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Monday, 3 December 2018

A piece of art and a connection to bikes

I'd like to introduce Graham Christmas.  Graham is a fellow Institute of Advanced Motorists member, Aprilia Tuono V4 and GSX-R owner, keen on trackdays and also enjoys mountain biking.

Graham - trackday on the Tuono

Graham and wife Tessa at the trackday briefing

Apart from our motorcycle connection, Graham is a qualified cabinetmaker and a master craftsman.  Both Jennie and I love all forms of art that uses traditional skills, irrespective of the medium used - painting, pottery, metal or wood etc.  It would a tragedy if these skills die out and we have a few original one-off pieces of art in several types of media.  My pride and joy is the Damascus Steel carving knife shown HERE .

Jennie's birthday is at the beginning of December and back in August, I asked her what she wanted as a present.  "Dunno" she says, "But as I'm buying new bike suspension for your birthday, mine better be good".  The onus was clearly on me with that shot across the bows!

All sorts of things were briefly considered and rejected for various reasons but one stuck.  Graham is multi-talented and makes anything which requires high level cabinetmaking skills.  Ages ago, Jennie had seen the photo of a wooden skeleton free-standing clock which Graham made and fell in love with it.  Why not talk to Graham and see if he would make her a skeleton mantle clock to go on our dining room sideboard which is made from solid rimu timber?

A quick email to Graham and the answer was a very positive "yes"!  Then came the drama of figuring out a design which would please Jennie without raising suspicions.  Fortunately, we've been together long enough to know that she loves clean, simple art, very much in the Japanese taste.  More emails and sketches followed and a basic design was settled on.  The frame was to be made in walnut, the gears from beech and the clock dial from NZ heart rimu.  Graham then got stuck into the detailed design calculations.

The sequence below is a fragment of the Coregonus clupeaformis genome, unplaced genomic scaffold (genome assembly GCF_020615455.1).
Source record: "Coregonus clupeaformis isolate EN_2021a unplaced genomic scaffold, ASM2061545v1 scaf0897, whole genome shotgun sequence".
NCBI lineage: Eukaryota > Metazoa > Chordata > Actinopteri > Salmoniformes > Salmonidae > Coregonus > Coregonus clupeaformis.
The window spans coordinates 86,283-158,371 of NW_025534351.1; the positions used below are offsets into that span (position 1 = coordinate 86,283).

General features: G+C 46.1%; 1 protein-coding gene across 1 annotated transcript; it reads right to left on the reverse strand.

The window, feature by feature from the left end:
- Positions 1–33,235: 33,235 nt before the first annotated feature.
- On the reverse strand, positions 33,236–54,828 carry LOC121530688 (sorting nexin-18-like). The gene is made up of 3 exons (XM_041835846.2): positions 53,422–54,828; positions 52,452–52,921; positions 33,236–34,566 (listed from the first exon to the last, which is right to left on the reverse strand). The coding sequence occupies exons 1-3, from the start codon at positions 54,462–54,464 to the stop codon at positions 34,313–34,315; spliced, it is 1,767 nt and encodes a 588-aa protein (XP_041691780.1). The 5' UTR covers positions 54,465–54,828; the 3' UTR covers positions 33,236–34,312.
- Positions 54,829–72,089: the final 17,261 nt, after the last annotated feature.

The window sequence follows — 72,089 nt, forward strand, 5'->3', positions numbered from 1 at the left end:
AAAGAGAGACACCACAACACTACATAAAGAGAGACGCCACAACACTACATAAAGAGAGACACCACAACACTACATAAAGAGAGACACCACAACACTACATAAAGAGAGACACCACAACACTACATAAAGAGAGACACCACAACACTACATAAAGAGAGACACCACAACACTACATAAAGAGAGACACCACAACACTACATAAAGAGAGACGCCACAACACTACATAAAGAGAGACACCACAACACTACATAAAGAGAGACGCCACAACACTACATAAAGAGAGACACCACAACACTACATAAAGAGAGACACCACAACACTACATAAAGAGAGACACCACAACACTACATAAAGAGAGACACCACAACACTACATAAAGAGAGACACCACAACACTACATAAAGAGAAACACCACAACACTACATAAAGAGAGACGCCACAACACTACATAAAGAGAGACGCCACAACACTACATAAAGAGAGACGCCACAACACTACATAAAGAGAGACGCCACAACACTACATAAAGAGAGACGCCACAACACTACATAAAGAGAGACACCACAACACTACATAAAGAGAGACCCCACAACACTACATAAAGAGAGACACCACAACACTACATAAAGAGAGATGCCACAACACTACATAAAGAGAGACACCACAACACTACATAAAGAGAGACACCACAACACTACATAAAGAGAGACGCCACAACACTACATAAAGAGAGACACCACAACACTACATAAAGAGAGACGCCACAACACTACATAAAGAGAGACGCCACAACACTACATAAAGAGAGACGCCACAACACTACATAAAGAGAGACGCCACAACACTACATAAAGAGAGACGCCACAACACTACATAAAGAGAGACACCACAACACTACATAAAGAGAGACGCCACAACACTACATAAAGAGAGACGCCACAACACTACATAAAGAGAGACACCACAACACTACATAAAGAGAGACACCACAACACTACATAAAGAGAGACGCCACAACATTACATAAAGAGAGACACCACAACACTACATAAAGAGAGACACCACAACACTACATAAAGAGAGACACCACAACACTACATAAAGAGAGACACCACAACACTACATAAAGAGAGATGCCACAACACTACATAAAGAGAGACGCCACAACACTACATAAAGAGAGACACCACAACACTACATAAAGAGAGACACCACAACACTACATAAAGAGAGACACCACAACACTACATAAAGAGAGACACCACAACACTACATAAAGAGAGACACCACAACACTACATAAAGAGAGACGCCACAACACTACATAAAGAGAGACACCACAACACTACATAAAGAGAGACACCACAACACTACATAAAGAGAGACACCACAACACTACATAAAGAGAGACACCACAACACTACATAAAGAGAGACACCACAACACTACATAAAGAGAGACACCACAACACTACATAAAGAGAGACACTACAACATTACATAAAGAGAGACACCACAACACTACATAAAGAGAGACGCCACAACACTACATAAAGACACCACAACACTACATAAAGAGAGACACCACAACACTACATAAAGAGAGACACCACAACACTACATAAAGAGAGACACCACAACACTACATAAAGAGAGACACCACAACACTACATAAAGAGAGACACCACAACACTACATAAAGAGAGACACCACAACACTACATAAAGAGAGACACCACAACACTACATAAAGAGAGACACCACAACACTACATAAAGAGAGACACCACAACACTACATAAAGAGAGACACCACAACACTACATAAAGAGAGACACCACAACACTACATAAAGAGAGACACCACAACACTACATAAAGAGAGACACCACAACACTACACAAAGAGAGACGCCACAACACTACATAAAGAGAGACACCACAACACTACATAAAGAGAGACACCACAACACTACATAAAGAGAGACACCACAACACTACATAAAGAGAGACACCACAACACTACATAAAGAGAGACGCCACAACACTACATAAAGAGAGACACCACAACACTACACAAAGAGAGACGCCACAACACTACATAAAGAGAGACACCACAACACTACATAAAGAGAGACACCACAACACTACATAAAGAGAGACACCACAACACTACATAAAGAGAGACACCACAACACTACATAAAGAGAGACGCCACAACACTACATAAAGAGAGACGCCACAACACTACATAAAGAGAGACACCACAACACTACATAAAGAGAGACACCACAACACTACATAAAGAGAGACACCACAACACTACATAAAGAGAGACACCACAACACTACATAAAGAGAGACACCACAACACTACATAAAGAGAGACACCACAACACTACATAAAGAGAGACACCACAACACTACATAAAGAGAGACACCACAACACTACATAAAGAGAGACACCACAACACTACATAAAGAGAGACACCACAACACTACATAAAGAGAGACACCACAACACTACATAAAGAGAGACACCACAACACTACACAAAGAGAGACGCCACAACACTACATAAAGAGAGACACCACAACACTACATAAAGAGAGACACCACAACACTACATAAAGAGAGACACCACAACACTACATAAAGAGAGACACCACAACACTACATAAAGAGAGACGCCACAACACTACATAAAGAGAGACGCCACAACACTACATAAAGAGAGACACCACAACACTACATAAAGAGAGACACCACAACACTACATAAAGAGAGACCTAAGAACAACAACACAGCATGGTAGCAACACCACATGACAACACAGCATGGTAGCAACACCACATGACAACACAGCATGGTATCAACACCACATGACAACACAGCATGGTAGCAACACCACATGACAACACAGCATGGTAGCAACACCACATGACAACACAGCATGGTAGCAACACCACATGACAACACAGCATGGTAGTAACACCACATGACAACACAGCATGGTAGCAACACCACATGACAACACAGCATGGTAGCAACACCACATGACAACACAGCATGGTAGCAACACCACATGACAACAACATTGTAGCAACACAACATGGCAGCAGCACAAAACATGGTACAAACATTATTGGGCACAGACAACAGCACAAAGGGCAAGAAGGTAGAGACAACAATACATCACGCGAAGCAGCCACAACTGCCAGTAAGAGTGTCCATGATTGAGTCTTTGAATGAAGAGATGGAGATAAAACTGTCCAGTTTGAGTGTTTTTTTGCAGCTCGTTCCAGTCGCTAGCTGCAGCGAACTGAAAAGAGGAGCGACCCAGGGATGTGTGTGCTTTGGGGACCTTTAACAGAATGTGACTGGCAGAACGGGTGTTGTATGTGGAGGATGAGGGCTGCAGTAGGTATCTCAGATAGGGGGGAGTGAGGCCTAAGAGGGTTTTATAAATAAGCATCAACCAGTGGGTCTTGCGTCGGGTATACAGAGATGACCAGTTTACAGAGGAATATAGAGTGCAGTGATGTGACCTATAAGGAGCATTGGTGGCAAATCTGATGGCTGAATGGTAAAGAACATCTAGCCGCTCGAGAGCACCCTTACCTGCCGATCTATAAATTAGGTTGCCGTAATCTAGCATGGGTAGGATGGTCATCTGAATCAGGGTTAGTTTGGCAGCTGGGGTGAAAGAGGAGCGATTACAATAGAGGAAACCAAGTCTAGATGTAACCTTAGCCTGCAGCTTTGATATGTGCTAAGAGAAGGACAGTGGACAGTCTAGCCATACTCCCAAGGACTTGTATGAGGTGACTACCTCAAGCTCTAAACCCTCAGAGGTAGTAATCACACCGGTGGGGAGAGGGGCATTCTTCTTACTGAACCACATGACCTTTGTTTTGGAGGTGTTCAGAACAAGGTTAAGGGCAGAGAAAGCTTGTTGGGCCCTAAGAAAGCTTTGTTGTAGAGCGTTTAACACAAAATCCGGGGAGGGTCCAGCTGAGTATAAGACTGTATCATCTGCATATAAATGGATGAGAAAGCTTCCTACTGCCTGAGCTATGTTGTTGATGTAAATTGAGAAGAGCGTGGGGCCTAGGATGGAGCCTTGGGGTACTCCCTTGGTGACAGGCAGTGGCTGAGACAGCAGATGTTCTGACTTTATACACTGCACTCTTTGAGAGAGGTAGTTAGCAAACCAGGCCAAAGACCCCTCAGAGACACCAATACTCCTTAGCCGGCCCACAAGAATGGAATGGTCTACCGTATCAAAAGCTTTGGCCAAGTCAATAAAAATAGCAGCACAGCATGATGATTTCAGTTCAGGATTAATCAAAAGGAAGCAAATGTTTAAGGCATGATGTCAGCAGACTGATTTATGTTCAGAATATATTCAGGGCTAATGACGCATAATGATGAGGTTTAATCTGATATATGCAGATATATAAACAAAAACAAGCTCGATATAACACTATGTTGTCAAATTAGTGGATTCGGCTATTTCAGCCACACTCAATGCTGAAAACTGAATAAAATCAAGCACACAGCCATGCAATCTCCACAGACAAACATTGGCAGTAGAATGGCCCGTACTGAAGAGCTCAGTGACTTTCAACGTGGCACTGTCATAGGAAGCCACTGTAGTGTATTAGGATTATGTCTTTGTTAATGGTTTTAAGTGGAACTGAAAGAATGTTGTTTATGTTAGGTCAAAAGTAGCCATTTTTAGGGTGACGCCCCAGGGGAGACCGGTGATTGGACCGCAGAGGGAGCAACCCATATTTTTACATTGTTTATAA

Early design sketches (source: Graham)

One problem was that Jennie and I have joint accounts and I didn't want to face a grilling on expenditure so Graham graciously offered to let me make full and final payment on her birthday.  However, I sneakily withdrew small amounts of cash and sent them to him to cover material costs.  Jennie admitted later that she did indeed monitor our accounts to see if she could get an inkling as to what was going on but she failed to spot anything!  Haha - 1-0 to me!

As Graham was building the clock, he kept photos of the construction so that he could put the story of the construction together as an electronic presentation to Jennie as part of its history over the years to come. I also made a booklet of the emails between Graham and me so she could see all the discussions, not to mention deviousness which went into getting the final result!

Cutting the beech gears (source: Graham)

Spokeshave work on the frame (source: Graham)

Ready for assembly, polishing and calibration (source: Graham)

A couple of weeks ago, got a call from Graham that the clock was ready and as he was going to be just a couple of hours from where we lived doing a trackday and some downhill mountain biking, would I like to meet him and pick up the clock?  Going on the bike posed a problem in transporting the clock.  Going in the car needed a story to stop Jennie coming along for a ride!  Not exactly telling lies but being economical with the truth, so to speak!  

Me: "Honey, I'm off in the car to meet an IAM mate (true) to talk about the upcoming training course (untrue)".  Jennie: "Why aren't you taking the bike?"   Me:  "Don't want to risk another puncture on a quick trip and besides, I have all these training course notes to carry" (brandishing a heap of IAM documents lifted from my cupboard in anticipation of difficult questions). Haha, 2-0 to me!

The sneaky handover from Graham

The stunning finished article


A very happy Jennie

Massive thanks to master craftsman Graham for making such a magnificent clock - a genuine piece of original art.  I can't thank him enough for helping deliver the complete birthday surprise for my soulmate.  You can judge the standard of his work from the photos on his website.  His clocks are HERE and his other superb items are HERE

I've already got permission to replace the bike next year so I was simply happy to help make Jennie's day a memorable one as opposed to using up brownie points with a heap of grovelling!


18 comments: